A truly beguiling dilemma.

SHIRAZ KIVRAJ

Crescent Lodge Hotel,

Harrow, Middlesex.

Best ideas come from reflection

I think your Adopted Businesses series is great. Week after week I watch their progress with fascination. I feel I know the people involved, although I have never met them.

You make more money by thinking reflectively about your business than working physically. The good ideas usually come when you are off work. They can arise when you are walking, playing golf or sitting in your bath.

The trouble is that thinking is hard work!

Too many people think high profits can come from working 15 hours a day. This is necessary in the opening months. But later, it is essential to set aside some time to unwind and reflect. This is where the best ideas and higher profits come from.

MELVYN GREENE

Melvyn Greene & International Associates,

New Malden, Surrey.

Pooling funds does the job

Congratulations to the Heart of England, East Midlands, East Anglia Tourist Boards and the British Tourist Authority on their excellent brochure, Central England - The Essential England 1995.

It is informative, giving lots of ideas of places to see. I am sure incorporating all these areas in one brochure will stimulate people to visit places they perhaps hadn't thought of before because of the superb spread of the brochure.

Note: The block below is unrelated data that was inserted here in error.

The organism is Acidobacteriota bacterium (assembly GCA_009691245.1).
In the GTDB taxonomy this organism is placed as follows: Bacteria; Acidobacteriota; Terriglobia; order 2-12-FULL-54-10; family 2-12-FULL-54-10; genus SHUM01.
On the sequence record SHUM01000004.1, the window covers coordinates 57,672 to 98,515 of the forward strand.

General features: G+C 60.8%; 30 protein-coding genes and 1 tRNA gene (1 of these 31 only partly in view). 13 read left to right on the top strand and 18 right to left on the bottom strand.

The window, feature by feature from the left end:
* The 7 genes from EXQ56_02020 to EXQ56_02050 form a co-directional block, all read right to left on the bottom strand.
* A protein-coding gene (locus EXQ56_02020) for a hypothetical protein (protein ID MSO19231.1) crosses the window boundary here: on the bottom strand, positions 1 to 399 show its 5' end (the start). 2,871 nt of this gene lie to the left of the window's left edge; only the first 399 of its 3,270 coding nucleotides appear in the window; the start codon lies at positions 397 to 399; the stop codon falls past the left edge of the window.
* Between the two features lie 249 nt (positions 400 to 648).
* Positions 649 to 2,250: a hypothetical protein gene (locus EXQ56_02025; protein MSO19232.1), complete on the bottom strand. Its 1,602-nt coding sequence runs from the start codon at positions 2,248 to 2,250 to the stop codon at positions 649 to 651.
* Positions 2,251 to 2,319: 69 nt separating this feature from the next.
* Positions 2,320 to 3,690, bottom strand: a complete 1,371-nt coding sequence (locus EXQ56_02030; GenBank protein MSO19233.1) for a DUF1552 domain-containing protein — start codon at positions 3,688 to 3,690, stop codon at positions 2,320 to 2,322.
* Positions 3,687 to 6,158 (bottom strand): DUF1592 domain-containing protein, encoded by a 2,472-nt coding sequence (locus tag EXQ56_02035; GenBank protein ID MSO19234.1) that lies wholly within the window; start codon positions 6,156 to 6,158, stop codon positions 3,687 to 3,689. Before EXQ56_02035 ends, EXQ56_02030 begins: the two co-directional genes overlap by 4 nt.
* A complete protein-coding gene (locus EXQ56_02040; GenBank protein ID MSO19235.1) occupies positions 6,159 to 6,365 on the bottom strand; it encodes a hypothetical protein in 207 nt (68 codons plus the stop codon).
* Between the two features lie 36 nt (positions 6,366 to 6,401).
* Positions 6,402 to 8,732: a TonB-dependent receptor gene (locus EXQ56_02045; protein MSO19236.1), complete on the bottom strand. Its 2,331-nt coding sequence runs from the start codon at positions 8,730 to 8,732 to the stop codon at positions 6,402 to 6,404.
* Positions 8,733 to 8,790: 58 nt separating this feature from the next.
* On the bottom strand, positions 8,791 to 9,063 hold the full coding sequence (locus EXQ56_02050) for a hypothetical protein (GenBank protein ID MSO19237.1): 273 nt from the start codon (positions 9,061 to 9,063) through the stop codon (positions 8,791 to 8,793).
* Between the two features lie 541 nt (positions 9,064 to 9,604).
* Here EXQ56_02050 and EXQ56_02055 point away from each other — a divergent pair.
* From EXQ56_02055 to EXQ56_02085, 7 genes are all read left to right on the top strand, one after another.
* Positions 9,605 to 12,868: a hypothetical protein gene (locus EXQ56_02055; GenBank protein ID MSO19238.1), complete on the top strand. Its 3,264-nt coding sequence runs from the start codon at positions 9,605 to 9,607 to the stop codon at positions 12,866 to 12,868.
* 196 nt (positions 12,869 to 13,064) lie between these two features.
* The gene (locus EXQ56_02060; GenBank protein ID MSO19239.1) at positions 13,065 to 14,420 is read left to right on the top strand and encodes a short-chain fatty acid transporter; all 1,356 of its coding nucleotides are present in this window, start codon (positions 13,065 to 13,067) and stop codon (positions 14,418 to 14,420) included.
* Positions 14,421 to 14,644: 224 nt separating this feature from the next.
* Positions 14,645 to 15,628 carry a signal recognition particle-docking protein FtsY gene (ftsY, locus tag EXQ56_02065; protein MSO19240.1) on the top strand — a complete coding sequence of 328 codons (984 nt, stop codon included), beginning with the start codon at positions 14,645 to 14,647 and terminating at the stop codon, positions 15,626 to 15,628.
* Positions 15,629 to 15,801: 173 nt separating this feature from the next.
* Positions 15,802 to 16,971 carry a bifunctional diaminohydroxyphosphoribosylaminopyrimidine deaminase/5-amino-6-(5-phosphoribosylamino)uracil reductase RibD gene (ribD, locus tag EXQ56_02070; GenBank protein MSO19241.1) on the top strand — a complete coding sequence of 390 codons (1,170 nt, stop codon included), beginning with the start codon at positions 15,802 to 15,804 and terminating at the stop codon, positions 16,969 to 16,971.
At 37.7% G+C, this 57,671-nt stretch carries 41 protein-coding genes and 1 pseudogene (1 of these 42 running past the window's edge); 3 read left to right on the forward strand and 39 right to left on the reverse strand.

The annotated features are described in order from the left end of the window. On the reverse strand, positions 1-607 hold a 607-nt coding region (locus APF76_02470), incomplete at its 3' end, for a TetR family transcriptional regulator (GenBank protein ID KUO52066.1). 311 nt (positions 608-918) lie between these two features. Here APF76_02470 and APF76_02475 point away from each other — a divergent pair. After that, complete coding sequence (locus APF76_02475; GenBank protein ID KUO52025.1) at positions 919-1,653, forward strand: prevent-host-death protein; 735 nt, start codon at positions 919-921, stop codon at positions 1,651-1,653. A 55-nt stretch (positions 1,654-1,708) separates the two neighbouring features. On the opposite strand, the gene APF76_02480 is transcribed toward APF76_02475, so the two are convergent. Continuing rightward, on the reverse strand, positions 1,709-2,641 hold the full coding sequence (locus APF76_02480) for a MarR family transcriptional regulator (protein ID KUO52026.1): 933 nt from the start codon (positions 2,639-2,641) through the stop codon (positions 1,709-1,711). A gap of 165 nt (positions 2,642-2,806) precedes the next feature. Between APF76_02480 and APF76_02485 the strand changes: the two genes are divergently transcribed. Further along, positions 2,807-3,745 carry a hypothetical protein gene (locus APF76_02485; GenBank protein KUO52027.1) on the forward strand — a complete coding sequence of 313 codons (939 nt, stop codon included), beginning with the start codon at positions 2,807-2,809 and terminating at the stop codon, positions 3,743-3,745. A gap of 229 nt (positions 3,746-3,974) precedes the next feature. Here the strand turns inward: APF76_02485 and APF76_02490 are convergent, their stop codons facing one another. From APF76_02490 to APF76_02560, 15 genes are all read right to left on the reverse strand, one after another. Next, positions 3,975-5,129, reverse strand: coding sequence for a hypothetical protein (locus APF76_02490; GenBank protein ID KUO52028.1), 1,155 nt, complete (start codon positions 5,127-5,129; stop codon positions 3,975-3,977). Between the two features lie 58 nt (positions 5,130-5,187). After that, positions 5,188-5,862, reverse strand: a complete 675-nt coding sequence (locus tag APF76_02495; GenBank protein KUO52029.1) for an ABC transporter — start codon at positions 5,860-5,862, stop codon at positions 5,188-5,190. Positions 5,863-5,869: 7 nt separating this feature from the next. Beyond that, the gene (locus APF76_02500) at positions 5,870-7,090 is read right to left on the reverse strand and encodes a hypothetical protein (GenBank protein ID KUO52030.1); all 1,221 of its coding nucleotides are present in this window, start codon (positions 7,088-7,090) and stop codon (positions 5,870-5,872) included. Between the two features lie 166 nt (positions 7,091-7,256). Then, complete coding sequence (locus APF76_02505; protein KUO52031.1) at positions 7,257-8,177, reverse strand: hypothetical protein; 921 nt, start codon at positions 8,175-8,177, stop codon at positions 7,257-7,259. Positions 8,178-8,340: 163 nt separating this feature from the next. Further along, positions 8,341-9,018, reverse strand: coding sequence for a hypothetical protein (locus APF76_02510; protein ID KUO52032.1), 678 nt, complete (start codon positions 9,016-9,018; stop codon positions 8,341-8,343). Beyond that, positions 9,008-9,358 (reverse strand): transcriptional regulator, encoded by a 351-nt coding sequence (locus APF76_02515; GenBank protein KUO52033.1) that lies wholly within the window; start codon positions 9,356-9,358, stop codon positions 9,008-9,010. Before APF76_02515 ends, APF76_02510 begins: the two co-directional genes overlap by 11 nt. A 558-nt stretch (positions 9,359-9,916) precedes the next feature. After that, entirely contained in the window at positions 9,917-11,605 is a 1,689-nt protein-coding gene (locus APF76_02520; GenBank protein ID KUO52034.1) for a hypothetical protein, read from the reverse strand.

By pooling resources from already shrunken tourist budgets, the various boards would undoubtedly be able to produce a quality publication at a much better price. I am sure the "further information coupons" will come flooding in to the attractions and centres.

Well done all concerned, and thank you.

MARY JAMES

Sales Manager,

The Regent Hotel, Leamington Spa.

New schemes for apprentices

Christopher Terleski describes the apprenticeship scheme offered by the Centre de Formation Professionelle at Angers and talks about the need for a craft training programme aimed at motivating youngsters for a career, not a job.

Good news! This month we are releasing details of a Modern Apprenticeship Scheme for the hospitality industry. Developed by a broad partnership of government, industry, Training and Enterprise Councils and the HCTC, Modern Apprenticeships will enable keen, talented young people to develop high levels of skills while working in the industry.